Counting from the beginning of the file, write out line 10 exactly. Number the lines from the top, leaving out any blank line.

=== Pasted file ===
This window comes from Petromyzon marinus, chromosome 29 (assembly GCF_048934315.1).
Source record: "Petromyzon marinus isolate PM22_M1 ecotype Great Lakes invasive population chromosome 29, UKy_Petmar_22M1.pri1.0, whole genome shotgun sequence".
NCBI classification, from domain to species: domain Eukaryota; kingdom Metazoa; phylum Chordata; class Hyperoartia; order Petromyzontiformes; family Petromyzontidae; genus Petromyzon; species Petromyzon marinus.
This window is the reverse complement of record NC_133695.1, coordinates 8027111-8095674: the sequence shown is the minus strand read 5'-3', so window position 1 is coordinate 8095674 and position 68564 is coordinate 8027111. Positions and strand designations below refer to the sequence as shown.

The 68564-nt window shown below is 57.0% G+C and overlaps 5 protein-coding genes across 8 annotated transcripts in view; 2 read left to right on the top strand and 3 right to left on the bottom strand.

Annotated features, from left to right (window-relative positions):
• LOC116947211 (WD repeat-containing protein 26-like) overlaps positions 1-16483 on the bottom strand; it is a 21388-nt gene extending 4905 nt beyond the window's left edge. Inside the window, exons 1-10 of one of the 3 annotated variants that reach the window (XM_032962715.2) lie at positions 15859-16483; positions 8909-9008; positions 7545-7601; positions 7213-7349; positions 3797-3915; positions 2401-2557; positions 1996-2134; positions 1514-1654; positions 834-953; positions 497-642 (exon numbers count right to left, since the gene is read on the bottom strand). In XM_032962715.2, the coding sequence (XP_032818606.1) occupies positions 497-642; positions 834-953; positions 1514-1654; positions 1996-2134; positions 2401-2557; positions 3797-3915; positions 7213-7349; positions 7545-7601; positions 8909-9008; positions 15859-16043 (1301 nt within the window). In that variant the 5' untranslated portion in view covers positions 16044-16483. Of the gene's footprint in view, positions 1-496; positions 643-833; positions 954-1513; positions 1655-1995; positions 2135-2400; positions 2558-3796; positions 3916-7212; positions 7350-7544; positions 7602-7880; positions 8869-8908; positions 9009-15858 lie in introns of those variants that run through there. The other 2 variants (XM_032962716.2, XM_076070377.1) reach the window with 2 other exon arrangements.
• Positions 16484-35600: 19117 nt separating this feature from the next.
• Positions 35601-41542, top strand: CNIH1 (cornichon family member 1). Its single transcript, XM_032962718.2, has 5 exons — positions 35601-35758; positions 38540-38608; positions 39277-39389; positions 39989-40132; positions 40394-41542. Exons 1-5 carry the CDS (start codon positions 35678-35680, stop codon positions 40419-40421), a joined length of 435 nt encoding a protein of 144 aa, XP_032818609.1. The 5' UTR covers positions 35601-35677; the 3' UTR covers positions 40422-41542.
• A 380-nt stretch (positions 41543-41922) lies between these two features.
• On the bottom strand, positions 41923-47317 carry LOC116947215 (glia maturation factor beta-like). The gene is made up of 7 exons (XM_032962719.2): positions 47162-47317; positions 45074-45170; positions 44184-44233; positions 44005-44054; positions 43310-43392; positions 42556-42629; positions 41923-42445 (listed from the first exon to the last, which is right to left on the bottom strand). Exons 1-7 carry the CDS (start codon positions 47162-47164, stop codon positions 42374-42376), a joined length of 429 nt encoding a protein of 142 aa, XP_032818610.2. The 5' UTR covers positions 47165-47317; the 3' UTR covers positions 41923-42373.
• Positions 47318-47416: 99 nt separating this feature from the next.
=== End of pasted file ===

• A 380-nt stretch (positions 41543-41922) lies between these two features.